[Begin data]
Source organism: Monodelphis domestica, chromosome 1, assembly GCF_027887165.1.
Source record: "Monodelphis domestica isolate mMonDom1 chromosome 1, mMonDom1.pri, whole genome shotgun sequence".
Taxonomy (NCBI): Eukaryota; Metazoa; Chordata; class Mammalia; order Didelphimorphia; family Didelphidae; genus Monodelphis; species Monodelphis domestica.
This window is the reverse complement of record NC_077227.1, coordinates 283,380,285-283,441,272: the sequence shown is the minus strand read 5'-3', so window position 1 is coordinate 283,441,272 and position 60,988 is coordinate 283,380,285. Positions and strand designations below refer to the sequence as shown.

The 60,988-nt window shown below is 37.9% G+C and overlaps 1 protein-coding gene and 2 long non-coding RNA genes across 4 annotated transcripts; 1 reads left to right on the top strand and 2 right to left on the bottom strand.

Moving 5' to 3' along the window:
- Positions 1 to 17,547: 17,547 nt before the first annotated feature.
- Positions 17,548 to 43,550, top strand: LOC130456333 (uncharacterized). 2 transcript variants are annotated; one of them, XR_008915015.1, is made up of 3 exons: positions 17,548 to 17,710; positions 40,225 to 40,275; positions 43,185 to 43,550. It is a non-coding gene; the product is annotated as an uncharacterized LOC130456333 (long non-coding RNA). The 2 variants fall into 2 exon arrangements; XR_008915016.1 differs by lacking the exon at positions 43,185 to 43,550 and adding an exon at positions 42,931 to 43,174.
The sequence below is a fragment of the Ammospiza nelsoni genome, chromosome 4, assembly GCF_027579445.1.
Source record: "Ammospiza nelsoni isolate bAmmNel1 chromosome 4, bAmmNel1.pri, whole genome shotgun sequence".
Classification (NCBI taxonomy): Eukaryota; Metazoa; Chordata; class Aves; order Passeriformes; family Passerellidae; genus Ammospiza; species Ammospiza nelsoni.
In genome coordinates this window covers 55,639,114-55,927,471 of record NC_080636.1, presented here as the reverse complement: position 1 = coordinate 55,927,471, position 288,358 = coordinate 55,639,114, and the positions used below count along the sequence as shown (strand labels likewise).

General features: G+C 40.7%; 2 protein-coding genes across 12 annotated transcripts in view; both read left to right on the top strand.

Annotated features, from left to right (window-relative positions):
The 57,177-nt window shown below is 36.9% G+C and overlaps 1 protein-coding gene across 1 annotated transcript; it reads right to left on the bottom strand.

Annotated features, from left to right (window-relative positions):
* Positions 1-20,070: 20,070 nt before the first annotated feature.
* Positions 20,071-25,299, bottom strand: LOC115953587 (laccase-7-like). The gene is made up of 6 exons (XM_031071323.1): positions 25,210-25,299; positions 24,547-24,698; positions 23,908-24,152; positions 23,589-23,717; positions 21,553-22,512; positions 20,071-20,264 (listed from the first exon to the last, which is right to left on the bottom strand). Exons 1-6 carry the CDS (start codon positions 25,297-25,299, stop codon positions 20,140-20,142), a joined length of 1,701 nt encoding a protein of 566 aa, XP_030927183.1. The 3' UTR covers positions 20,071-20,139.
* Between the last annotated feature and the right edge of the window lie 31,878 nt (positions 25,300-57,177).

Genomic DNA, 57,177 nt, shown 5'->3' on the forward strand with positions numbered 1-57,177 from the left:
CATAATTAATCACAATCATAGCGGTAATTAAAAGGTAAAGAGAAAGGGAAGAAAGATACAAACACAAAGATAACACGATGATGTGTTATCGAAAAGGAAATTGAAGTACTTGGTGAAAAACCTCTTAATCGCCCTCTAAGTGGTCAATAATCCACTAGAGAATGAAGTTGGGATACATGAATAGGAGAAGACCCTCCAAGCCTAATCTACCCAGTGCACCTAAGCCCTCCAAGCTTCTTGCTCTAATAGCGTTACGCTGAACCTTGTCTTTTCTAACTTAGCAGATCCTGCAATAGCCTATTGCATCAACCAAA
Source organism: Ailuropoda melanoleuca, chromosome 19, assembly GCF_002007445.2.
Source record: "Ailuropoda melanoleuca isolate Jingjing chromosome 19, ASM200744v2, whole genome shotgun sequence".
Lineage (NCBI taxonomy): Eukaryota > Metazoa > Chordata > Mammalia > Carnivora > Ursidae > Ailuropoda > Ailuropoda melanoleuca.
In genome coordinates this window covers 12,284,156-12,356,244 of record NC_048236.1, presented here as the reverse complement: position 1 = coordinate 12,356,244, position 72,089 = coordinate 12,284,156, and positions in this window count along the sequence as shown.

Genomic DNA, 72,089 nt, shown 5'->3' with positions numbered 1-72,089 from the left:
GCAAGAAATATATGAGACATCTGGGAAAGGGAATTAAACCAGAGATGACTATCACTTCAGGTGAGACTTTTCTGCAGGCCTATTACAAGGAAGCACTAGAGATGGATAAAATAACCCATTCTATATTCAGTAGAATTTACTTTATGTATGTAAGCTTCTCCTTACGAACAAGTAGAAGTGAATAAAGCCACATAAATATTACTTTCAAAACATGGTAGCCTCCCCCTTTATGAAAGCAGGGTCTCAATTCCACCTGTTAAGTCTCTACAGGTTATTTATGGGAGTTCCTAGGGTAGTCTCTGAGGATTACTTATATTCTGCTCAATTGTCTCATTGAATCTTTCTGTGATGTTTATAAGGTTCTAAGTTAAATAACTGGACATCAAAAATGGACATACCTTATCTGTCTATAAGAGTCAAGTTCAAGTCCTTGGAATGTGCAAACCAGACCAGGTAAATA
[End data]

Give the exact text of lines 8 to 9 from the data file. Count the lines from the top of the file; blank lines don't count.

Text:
- Positions 17,548 to 43,550, top strand: LOC130456333 (uncharacterized). 2 transcript variants are annotated; one of them, XR_008915015.1, is made up of 3 exons: positions 17,548 to 17,710; positions 40,225 to 40,275; positions 43,185 to 43,550. It is a non-coding gene; the product is annotated as an uncharacterized LOC130456333 (long non-coding RNA). The 2 variants fall into 2 exon arrangements; XR_008915016.1 differs by lacking the exon at positions 43,185 to 43,550 and adding an exon at positions 42,931 to 43,174.
The sequence below is a fragment of the Ammospiza nelsoni genome, chromosome 4, assembly GCF_027579445.1.